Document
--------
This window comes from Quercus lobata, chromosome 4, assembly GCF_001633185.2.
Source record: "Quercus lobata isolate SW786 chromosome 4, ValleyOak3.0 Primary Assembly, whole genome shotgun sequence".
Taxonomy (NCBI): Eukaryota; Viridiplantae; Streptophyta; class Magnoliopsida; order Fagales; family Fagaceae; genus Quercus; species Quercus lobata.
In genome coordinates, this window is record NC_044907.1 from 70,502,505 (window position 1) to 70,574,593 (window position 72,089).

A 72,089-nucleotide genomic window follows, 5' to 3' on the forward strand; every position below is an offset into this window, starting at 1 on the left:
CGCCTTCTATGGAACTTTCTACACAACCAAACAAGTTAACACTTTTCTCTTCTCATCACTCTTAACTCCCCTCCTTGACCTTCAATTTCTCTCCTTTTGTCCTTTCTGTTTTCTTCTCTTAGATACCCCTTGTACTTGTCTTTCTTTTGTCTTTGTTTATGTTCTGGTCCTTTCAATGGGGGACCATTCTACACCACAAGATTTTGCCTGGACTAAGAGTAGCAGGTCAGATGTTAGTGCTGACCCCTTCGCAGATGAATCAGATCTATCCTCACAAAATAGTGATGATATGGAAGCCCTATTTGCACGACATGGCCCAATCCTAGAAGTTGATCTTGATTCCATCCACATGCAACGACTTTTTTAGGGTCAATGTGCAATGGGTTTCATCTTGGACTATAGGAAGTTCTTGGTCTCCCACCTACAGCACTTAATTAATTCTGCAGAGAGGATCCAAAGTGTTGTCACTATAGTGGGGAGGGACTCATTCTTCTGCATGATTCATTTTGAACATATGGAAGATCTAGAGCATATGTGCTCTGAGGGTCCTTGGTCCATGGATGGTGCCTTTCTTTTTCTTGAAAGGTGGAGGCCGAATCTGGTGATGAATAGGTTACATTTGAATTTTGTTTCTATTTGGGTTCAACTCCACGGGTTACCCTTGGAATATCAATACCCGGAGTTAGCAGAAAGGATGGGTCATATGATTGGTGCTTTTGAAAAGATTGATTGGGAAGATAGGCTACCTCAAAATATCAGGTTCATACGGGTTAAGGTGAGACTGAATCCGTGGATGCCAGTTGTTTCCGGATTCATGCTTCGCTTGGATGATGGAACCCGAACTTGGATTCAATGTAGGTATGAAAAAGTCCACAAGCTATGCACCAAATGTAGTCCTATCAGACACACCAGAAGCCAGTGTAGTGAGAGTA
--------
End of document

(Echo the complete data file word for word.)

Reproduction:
This window comes from Quercus lobata, chromosome 4, assembly GCF_001633185.2.
Source record: "Quercus lobata isolate SW786 chromosome 4, ValleyOak3.0 Primary Assembly, whole genome shotgun sequence".
Taxonomy (NCBI): Eukaryota; Viridiplantae; Streptophyta; class Magnoliopsida; order Fagales; family Fagaceae; genus Quercus; species Quercus lobata.
In genome coordinates, this window is record NC_044907.1 from 70,502,505 (window position 1) to 70,574,593 (window position 72,089).

A 72,089-nucleotide genomic window follows, 5' to 3' on the forward strand; every position below is an offset into this window, starting at 1 on the left:
CGCCTTCTATGGAACTTTCTACACAACCAAACAAGTTAACACTTTTCTCTTCTCATCACTCTTAACTCCCCTCCTTGACCTTCAATTTCTCTCCTTTTGTCCTTTCTGTTTTCTTCTCTTAGATACCCCTTGTACTTGTCTTTCTTTTGTCTTTGTTTATGTTCTGGTCCTTTCAATGGGGGACCATTCTACACCACAAGATTTTGCCTGGACTAAGAGTAGCAGGTCAGATGTTAGTGCTGACCCCTTCGCAGATGAATCAGATCTATCCTCACAAAATAGTGATGATATGGAAGCCCTATTTGCACGACATGGCCCAATCCTAGAAGTTGATCTTGATTCCATCCACATGCAACGACTTTTTTAGGGTCAATGTGCAATGGGTTTCATCTTGGACTATAGGAAGTTCTTGGTCTCCCACCTACAGCACTTAATTAATTCTGCAGAGAGGATCCAAAGTGTTGTCACTATAGTGGGGAGGGACTCATTCTTCTGCATGATTCATTTTGAACATATGGAAGATCTAGAGCATATGTGCTCTGAGGGTCCTTGGTCCATGGATGGTGCCTTTCTTTTTCTTGAAAGGTGGAGGCCGAATCTGGTGATGAATAGGTTACATTTGAATTTTGTTTCTATTTGGGTTCAACTCCACGGGTTACCCTTGGAATATCAATACCCGGAGTTAGCAGAAAGGATGGGTCATATGATTGGTGCTTTTGAAAAGATTGATTGGGAAGATAGGCTACCTCAAAATATCAGGTTCATACGGGTTAAGGTGAGACTGAATCCGTGGATGCCAGTTGTTTCCGGATTCATGCTTCGCTTGGATGATGGAACCCGAACTTGGATTCAATGTAGGTATGAAAAAGTCCACAAGCTATGCACCAAATGTAGTCCTATCAGACACACCAGAAGCCAGTGTAGTGAGAGTA